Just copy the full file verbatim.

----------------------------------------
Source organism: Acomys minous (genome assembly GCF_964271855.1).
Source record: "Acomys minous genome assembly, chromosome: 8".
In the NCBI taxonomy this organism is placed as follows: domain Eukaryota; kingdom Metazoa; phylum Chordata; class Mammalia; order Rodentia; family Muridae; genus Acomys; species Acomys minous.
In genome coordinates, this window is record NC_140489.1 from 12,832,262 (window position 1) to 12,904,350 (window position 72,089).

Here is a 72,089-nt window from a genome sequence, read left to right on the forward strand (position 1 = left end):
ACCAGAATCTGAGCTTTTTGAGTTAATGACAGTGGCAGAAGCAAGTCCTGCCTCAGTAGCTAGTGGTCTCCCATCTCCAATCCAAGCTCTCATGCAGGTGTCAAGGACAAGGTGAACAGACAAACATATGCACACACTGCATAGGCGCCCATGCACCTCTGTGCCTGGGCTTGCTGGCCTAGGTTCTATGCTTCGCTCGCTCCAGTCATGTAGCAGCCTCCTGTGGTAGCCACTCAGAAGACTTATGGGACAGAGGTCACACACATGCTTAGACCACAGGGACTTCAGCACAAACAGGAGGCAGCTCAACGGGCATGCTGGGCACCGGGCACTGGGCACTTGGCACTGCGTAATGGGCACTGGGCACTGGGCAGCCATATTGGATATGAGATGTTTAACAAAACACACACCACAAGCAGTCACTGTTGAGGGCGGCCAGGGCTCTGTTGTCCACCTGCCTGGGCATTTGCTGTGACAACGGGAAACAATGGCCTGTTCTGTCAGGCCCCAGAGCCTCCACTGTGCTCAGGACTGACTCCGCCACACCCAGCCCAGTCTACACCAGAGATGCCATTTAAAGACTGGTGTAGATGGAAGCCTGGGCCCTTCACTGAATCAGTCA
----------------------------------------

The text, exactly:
Source organism: Acomys minous (genome assembly GCF_964271855.1).
Source record: "Acomys minous genome assembly, chromosome: 8".
In the NCBI taxonomy this organism is placed as follows: domain Eukaryota; kingdom Metazoa; phylum Chordata; class Mammalia; order Rodentia; family Muridae; genus Acomys; species Acomys minous.
In genome coordinates, this window is record NC_140489.1 from 12,832,262 (window position 1) to 12,904,350 (window position 72,089).

Here is a 72,089-nt window from a genome sequence, read left to right on the forward strand (position 1 = left end):
ACCAGAATCTGAGCTTTTTGAGTTAATGACAGTGGCAGAAGCAAGTCCTGCCTCAGTAGCTAGTGGTCTCCCATCTCCAATCCAAGCTCTCATGCAGGTGTCAAGGACAAGGTGAACAGACAAACATATGCACACACTGCATAGGCGCCCATGCACCTCTGTGCCTGGGCTTGCTGGCCTAGGTTCTATGCTTCGCTCGCTCCAGTCATGTAGCAGCCTCCTGTGGTAGCCACTCAGAAGACTTATGGGACAGAGGTCACACACATGCTTAGACCACAGGGACTTCAGCACAAACAGGAGGCAGCTCAACGGGCATGCTGGGCACCGGGCACTGGGCACTTGGCACTGCGTAATGGGCACTGGGCACTGGGCAGCCATATTGGATATGAGATGTTTAACAAAACACACACCACAAGCAGTCACTGTTGAGGGCGGCCAGGGCTCTGTTGTCCACCTGCCTGGGCATTTGCTGTGACAACGGGAAACAATGGCCTGTTCTGTCAGGCCCCAGAGCCTCCACTGTGCTCAGGACTGACTCCGCCACACCCAGCCCAGTCTACACCAGAGATGCCATTTAAAGACTGGTGTAGATGGAAGCCTGGGCCCTTCACTGAATCAGTCA